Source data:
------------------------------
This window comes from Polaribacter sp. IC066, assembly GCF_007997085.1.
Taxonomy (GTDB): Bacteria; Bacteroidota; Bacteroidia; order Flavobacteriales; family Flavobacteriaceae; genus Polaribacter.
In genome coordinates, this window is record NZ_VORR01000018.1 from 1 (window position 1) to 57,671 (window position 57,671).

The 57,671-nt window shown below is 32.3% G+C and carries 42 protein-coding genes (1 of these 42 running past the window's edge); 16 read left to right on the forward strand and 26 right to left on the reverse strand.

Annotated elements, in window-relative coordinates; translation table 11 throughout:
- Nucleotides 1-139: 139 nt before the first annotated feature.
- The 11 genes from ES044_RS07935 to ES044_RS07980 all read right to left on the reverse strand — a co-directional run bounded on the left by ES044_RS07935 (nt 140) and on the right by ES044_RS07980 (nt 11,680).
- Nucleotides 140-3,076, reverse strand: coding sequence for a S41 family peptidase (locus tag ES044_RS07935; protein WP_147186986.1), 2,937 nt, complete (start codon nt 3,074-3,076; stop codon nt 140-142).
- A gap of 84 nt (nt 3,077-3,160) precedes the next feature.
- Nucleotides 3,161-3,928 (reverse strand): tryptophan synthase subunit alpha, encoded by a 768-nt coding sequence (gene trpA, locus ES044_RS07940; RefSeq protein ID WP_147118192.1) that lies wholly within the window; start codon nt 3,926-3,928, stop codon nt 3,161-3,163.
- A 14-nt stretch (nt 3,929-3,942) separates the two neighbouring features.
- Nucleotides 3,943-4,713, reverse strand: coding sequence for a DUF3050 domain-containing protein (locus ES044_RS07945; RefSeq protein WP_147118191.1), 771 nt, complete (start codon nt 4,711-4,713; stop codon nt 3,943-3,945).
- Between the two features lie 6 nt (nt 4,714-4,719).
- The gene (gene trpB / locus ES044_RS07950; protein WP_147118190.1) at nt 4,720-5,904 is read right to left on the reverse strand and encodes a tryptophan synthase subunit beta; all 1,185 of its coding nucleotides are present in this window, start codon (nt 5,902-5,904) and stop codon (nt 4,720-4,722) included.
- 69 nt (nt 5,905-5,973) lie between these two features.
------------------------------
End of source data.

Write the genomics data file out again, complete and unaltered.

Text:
This window comes from Polaribacter sp. IC066, assembly GCF_007997085.1.
Taxonomy (GTDB): Bacteria; Bacteroidota; Bacteroidia; order Flavobacteriales; family Flavobacteriaceae; genus Polaribacter.
In genome coordinates, this window is record NZ_VORR01000018.1 from 1 (window position 1) to 57,671 (window position 57,671).

The 57,671-nt window shown below is 32.3% G+C and carries 42 protein-coding genes (1 of these 42 running past the window's edge); 16 read left to right on the forward strand and 26 right to left on the reverse strand.

Annotated elements, in window-relative coordinates; translation table 11 throughout:
- Nucleotides 1-139: 139 nt before the first annotated feature.
- The 11 genes from ES044_RS07935 to ES044_RS07980 all read right to left on the reverse strand — a co-directional run bounded on the left by ES044_RS07935 (nt 140) and on the right by ES044_RS07980 (nt 11,680).
- Nucleotides 140-3,076, reverse strand: coding sequence for a S41 family peptidase (locus tag ES044_RS07935; protein WP_147186986.1), 2,937 nt, complete (start codon nt 3,074-3,076; stop codon nt 140-142).
- A gap of 84 nt (nt 3,077-3,160) precedes the next feature.
- Nucleotides 3,161-3,928 (reverse strand): tryptophan synthase subunit alpha, encoded by a 768-nt coding sequence (gene trpA, locus ES044_RS07940; RefSeq protein ID WP_147118192.1) that lies wholly within the window; start codon nt 3,926-3,928, stop codon nt 3,161-3,163.
- A 14-nt stretch (nt 3,929-3,942) separates the two neighbouring features.
- Nucleotides 3,943-4,713, reverse strand: coding sequence for a DUF3050 domain-containing protein (locus ES044_RS07945; RefSeq protein WP_147118191.1), 771 nt, complete (start codon nt 4,711-4,713; stop codon nt 3,943-3,945).
- Between the two features lie 6 nt (nt 4,714-4,719).
- The gene (gene trpB / locus ES044_RS07950; protein WP_147118190.1) at nt 4,720-5,904 is read right to left on the reverse strand and encodes a tryptophan synthase subunit beta; all 1,185 of its coding nucleotides are present in this window, start codon (nt 5,902-5,904) and stop codon (nt 4,720-4,722) included.
- 69 nt (nt 5,905-5,973) lie between these two features.